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Posted by Mark GaylerOpen Software Lead
This week I had the privilege to join some of the world’s top open source researchers in Tunisia at OSS 2012 to discuss how Microsoft is collaborating with open source projects and initiatives worldwide and investing in support for open source solutions on Microsoft’s platforms. Many attendees were interested to learn how they could have the best of both worlds – taking advantage of the Microsoft technology stack, particularly the benefits of the Windows Azure cloud platform, while leveraging existing investments in open source solutions and skills.
During my Microsoft, Open Source and the Cloud keynote, discussions focused on how interoperability and openness are built right into our cloud platform. Developers can build applications using any language, tool or framework – including open source languages like Node.js. The audience was particularly interested that Windows Azure SDKs for PHP, Java and Eclipse are available as open source projects on github. Linux on Windows Azure Virtual Machines also piqued interest. One question focused on the data privacy and security considerations for the cloud and I pointed out that governments and enterprises can choose public cloud offerings or build their own private cloud infrastructures, depending upon the application scenario.
For the many academic thought leaders in the room, we discussed how Microsoft is partnering with academic communities to spark innovation and support open science. We discussed the breadth of Microsoft Research’s investment in open source projects, ranging from scientific computing and research management to publishing tools. Within the realm of scientific computing, I demo’d ChronoZoom, an open source community project released earlier this year, that has the ambitious goal of presenting the history of everything and is proving to be a vital tool in the evolving field of Big History, which examines historical data from the beginning of time, some 13.7 billion years ago.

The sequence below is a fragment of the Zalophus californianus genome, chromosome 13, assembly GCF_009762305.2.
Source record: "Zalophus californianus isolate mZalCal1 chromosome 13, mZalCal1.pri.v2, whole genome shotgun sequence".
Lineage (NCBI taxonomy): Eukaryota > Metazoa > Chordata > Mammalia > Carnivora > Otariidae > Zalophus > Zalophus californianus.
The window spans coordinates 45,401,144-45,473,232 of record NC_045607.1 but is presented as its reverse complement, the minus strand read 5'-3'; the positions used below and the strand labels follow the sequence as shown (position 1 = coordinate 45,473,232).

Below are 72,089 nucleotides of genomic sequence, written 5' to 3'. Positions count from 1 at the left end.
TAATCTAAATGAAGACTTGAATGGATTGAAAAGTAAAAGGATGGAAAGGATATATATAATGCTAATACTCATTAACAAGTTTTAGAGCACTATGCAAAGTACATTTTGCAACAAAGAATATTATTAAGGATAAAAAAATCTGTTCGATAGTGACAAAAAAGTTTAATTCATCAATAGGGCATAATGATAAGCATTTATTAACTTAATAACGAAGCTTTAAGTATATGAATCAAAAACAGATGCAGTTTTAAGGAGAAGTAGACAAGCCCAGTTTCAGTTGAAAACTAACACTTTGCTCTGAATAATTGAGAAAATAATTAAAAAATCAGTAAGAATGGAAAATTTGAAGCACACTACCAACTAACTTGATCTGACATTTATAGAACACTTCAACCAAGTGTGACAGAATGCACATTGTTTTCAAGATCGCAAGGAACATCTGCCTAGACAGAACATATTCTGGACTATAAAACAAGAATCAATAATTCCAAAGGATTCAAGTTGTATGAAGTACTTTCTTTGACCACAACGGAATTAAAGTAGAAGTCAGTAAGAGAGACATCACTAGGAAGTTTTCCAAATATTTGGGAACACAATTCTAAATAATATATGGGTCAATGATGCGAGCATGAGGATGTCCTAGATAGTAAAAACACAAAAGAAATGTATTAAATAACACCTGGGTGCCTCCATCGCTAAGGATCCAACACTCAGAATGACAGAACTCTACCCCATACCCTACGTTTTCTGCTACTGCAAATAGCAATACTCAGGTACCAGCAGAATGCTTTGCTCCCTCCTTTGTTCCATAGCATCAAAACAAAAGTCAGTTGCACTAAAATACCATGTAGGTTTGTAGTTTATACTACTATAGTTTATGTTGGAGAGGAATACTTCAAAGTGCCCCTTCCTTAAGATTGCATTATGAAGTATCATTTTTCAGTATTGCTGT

There was also talk of how open government initiatives are emerging around the world. More and more data is publicly available, promoting transparency and engagement with citizens, as well as creating opportunities for new apps using government data. I walked through the Open Government Data Initiative (ODGI) DataLab (also available as an open source project on github), which is a cloud-based collection of software assets that enables publically available government data to be easily accessible and incorporated into new applications and services. OGDI helps governments achieve their openness goals while also creating more opportunities for developers, educators, and students to innovate with open and interoperable technologies. Many government entities, including several in the United Kingdom, the Ministry of Health in Italy, and the Government of Colombia, are benefiting from these resources today.
These events are great opportunities for me to listen to customers, partners, students, and community members about how we can continue to evolve our technologies to be more open. Any additional suggestions? Please let us know in the comments.